Abid, good question.
The marketing claim is that surveillance specific monitors are more durable / reliable / longer lasting, built to run 24/7 for years, unlike commercial ones.
I do not know enough here to have an meaningful opinion. Let's see what everyone say.
Samsung manufactures both and yet I can't find any differenciator given by them. I can throw a marketing pitch to sell something. What I need is either a white paper to back it up or actual solid facts as to why one should invest in a surveillance LED. Especially since the technical specifications do not highlight anything noteworthy to justify the price difference.
Also, Pakistan does not have any standards imposed on monitoring. Is there any standard internationally for what type of monitors should be used for surveillance?
Two things many surveillance monitors have are real glass front panels and metal housings. Also, most surveillance monitors with analog inputs have BNC connectors and looping inputs.
I have a strong suspicion that Samsung uses similar or identical panels as their regular commercial monitors. Their regular 22' monitor has the same resolution, reposnse time, brightness, viewing angle, and contrast ratio as the SMT-2232. The SMT-2232 has BNC connectors, a higher quality cabinet, a glass panel, lower operating temps, and speakers.
Is that worth an extra $350 per unit?
Thank you for your valuable input. Is there any feature in surveillance monitors that has less strain on the eyes ?
One advantage of surveillance monitors is often the ability to configure and lock-out various inputs so that the user can't plug their own DVD player or XBox or other equipment into the display on the night shift.
I don't see anything in the spec sheet that would help to reduce eye strain any more than a consumer panel. Usually a matte panel in lieu of glossy would be ideal.
Since Pelco was stated directly in the OP, and I manage Pelco's monitor line, allow me to shed some light here.
The principle difference between a Consumer Electronics monitor and a Security monitor is average daily use. Consumer Electronics monitors are designed to run 4-6 hours a day, whereas Security monitors are designed to run 24 hours a day. That design includes power supplies designed to run 24/7, backlighting designed to run 24/7 and other components that have higher tolerances than what you might find in a CE equivalent.
For those of you who might scoff at this simple definition, I harken you back to the early days of hard-drive based security DVRs, because the situation is similar. Back in 2004-2005, we saw those hard drives fail a lot because they simply were not designed for 24/7 use. In fact I had one big name HDD manufacturer tell us back in the day that CE hard drives were only meant to spin 2-3 hours a day, whereas security DVR HDDs were spinning 24/7. They had to specifically design a new breed of drive controller and other components to support 24/7 use. A similar reality exists for security monitors today.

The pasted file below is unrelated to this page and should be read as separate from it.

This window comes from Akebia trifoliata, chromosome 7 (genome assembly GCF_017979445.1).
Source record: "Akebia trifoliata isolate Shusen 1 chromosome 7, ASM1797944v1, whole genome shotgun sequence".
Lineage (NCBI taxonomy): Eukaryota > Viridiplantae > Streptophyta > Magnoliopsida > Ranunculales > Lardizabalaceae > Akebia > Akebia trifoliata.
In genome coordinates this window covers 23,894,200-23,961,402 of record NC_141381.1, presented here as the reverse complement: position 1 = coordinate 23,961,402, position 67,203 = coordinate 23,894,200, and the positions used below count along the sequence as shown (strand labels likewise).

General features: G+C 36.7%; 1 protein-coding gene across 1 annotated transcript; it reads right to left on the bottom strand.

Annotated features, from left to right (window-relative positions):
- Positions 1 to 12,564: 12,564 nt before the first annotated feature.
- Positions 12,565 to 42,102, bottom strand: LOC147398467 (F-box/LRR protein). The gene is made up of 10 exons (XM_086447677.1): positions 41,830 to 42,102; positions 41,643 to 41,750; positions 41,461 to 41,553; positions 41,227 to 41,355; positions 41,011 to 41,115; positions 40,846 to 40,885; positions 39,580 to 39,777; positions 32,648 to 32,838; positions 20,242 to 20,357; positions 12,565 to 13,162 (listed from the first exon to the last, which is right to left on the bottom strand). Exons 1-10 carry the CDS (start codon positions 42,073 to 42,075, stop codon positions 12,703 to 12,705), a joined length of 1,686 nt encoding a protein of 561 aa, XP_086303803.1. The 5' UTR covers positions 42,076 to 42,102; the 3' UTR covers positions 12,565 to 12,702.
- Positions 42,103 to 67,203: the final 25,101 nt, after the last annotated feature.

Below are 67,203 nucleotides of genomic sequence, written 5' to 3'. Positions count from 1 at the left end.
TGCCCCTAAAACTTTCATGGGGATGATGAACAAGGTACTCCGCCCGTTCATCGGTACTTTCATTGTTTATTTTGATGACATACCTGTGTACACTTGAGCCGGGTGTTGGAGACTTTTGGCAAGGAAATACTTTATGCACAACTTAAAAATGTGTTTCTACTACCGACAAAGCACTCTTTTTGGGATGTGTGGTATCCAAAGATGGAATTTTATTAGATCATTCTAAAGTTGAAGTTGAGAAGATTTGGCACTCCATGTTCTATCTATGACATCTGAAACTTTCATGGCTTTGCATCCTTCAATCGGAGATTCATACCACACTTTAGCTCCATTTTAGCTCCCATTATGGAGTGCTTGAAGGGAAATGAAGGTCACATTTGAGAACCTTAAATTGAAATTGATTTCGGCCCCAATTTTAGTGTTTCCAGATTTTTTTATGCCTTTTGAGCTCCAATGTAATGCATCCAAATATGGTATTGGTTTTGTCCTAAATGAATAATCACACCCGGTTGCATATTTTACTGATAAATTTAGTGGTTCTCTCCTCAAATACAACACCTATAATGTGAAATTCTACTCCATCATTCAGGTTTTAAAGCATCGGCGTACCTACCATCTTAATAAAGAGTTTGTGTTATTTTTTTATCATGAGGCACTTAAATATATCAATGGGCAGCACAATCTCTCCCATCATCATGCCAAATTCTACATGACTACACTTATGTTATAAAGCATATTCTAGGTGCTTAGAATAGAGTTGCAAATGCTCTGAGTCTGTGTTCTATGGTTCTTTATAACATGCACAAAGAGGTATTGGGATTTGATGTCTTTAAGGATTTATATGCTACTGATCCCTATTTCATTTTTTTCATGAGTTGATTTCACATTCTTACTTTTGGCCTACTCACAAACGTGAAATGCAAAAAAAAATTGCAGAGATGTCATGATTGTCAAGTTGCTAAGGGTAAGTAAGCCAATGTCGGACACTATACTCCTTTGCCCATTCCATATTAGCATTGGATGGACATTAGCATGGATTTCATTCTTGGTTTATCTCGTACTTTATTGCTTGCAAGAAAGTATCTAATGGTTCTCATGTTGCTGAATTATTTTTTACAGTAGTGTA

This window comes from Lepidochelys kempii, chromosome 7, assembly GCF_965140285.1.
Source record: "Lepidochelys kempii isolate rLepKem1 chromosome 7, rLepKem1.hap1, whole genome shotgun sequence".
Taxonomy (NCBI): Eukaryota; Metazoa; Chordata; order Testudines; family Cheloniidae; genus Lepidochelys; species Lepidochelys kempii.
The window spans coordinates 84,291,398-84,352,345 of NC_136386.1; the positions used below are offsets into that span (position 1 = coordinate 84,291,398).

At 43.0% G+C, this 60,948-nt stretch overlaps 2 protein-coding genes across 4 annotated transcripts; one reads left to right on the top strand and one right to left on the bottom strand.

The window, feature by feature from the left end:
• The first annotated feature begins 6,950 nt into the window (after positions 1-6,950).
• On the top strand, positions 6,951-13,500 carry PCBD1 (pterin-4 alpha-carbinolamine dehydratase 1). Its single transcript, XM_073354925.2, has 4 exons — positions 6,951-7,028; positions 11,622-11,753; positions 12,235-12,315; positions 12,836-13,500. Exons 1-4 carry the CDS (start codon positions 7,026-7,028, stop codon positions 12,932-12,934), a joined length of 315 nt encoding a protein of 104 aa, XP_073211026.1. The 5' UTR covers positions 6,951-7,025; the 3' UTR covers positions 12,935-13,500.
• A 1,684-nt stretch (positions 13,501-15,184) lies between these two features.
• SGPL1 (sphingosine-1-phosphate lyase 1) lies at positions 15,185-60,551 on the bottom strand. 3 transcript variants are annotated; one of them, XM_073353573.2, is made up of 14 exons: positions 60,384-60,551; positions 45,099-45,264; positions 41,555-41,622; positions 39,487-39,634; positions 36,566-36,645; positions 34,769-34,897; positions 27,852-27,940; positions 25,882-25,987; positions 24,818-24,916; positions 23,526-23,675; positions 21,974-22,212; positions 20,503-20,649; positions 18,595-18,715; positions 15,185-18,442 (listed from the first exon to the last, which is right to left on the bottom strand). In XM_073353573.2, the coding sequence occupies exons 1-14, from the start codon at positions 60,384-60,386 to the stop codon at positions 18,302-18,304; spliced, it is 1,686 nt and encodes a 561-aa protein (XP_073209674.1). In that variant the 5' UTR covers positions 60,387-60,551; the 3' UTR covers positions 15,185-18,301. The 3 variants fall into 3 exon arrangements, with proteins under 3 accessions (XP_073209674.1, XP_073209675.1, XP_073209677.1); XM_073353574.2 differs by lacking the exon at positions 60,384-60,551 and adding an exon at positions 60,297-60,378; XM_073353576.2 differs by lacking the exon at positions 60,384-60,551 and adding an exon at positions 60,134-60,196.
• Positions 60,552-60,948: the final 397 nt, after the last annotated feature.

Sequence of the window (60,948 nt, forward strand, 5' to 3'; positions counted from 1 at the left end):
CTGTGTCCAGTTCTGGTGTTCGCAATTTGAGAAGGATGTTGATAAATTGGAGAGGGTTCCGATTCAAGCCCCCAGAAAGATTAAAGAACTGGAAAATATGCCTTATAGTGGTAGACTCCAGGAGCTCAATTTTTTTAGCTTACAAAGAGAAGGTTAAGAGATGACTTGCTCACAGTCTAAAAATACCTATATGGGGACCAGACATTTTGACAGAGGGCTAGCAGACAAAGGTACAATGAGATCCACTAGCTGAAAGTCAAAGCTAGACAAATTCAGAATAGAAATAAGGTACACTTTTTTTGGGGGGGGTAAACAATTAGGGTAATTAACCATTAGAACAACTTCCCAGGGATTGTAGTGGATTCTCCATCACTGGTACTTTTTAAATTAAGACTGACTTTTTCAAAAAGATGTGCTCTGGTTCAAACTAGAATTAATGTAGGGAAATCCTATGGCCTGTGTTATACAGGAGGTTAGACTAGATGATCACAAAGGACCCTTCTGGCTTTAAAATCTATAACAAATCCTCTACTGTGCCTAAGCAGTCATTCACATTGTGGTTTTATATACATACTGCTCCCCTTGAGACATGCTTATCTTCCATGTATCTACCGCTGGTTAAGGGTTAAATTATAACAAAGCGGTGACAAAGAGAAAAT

But yes, as somebody pointed out, warranty is also a factor. Most CE monitors carry a 90-day warranty, or some offer a warranty as high as one year. Most security monitors carry a 3-year warranty.
Are the higher tolerance components and the better warranties (and the better customer service support) worth the premium price? Many of our customers tell us the answer to that is 'yes', but I'll also admit the price compression in the CE space is applying pressure in the security space when it comes to monitors.
Many of the other factors cited in the other comments (input types, cooling capability, etc.) are real as well, but I also know that Security manufacturers optimize their scalers and other tuning controls around security video inputs as opposed to broadcast inputs. I even know one manufacturer that does a sort of digital WDR correction on their security monitors. The point is, there are actual, real physical differentiators in security monitors over CE monitors that make them more expensive to build and thus higher price to the customer.
I can't speak to professional grade monitors thoroughly, but I have some experience with broadcast grade monitors (used in newsrooms and production studios) and generally they have the same 24/7 requirements that security monitors have.
Ironically, broadcast grade professional monitors are about 2X the price of Security monitors, but that customer base never complains about the price.
just make sure you purchase monitor with external power supply. i have never seen any monitors fail any parts except power supply. if it had an internal one we had to send it to repair, if it had external we bought a new power adapter for buttons and replaced it on site.
even consumer grade monitors working in 24/7 work without any failure except their power supply.